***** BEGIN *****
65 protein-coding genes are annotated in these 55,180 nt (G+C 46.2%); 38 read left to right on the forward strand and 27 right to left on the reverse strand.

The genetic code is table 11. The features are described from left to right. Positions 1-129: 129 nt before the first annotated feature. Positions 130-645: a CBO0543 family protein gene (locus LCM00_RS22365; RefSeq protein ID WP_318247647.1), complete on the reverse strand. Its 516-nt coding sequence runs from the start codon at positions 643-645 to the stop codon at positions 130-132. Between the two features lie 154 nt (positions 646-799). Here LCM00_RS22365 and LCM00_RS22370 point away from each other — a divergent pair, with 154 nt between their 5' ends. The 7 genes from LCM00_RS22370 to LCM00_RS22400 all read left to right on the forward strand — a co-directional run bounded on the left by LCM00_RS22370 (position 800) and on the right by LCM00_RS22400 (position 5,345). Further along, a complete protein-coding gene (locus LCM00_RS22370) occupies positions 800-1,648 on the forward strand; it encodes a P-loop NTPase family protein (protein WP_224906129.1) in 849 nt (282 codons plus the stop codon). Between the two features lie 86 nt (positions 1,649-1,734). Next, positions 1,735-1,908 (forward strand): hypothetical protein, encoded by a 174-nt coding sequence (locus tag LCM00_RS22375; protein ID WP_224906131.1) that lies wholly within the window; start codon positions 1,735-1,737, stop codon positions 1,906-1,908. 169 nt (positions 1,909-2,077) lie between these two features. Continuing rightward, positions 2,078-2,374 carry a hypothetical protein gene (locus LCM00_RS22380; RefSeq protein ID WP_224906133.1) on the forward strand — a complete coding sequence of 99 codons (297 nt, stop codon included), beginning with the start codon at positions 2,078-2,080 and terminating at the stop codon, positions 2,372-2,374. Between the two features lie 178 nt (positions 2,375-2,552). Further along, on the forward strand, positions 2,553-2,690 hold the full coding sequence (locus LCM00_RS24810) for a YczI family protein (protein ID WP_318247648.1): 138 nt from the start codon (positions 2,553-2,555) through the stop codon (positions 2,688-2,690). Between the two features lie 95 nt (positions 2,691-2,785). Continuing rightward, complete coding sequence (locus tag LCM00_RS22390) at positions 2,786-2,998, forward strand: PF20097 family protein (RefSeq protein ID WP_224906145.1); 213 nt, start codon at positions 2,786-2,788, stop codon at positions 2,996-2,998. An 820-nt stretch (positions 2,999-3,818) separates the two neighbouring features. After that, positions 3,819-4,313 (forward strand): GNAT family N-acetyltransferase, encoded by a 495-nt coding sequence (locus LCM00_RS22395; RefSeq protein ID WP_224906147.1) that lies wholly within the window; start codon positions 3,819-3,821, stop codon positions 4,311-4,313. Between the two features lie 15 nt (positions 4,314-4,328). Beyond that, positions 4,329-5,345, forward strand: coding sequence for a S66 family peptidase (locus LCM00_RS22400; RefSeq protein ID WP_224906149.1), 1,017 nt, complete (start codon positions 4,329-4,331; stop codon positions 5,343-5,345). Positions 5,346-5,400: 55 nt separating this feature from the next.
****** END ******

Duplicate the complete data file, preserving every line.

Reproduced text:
65 protein-coding genes are annotated in these 55,180 nt (G+C 46.2%); 38 read left to right on the forward strand and 27 right to left on the reverse strand.

The genetic code is table 11. The features are described from left to right. Positions 1-129: 129 nt before the first annotated feature. Positions 130-645: a CBO0543 family protein gene (locus LCM00_RS22365; RefSeq protein ID WP_318247647.1), complete on the reverse strand. Its 516-nt coding sequence runs from the start codon at positions 643-645 to the stop codon at positions 130-132. Between the two features lie 154 nt (positions 646-799). Here LCM00_RS22365 and LCM00_RS22370 point away from each other — a divergent pair, with 154 nt between their 5' ends. The 7 genes from LCM00_RS22370 to LCM00_RS22400 all read left to right on the forward strand — a co-directional run bounded on the left by LCM00_RS22370 (position 800) and on the right by LCM00_RS22400 (position 5,345). Further along, a complete protein-coding gene (locus LCM00_RS22370) occupies positions 800-1,648 on the forward strand; it encodes a P-loop NTPase family protein (protein WP_224906129.1) in 849 nt (282 codons plus the stop codon). Between the two features lie 86 nt (positions 1,649-1,734). Next, positions 1,735-1,908 (forward strand): hypothetical protein, encoded by a 174-nt coding sequence (locus tag LCM00_RS22375; protein ID WP_224906131.1) that lies wholly within the window; start codon positions 1,735-1,737, stop codon positions 1,906-1,908. 169 nt (positions 1,909-2,077) lie between these two features. Continuing rightward, positions 2,078-2,374 carry a hypothetical protein gene (locus LCM00_RS22380; RefSeq protein ID WP_224906133.1) on the forward strand — a complete coding sequence of 99 codons (297 nt, stop codon included), beginning with the start codon at positions 2,078-2,080 and terminating at the stop codon, positions 2,372-2,374. Between the two features lie 178 nt (positions 2,375-2,552). Further along, on the forward strand, positions 2,553-2,690 hold the full coding sequence (locus LCM00_RS24810) for a YczI family protein (protein ID WP_318247648.1): 138 nt from the start codon (positions 2,553-2,555) through the stop codon (positions 2,688-2,690). Between the two features lie 95 nt (positions 2,691-2,785). Continuing rightward, complete coding sequence (locus tag LCM00_RS22390) at positions 2,786-2,998, forward strand: PF20097 family protein (RefSeq protein ID WP_224906145.1); 213 nt, start codon at positions 2,786-2,788, stop codon at positions 2,996-2,998. An 820-nt stretch (positions 2,999-3,818) separates the two neighbouring features. After that, positions 3,819-4,313 (forward strand): GNAT family N-acetyltransferase, encoded by a 495-nt coding sequence (locus LCM00_RS22395; RefSeq protein ID WP_224906147.1) that lies wholly within the window; start codon positions 3,819-3,821, stop codon positions 4,311-4,313. Between the two features lie 15 nt (positions 4,314-4,328). Beyond that, positions 4,329-5,345, forward strand: coding sequence for a S66 family peptidase (locus LCM00_RS22400; RefSeq protein ID WP_224906149.1), 1,017 nt, complete (start codon positions 4,329-4,331; stop codon positions 5,343-5,345). Positions 5,346-5,400: 55 nt separating this feature from the next.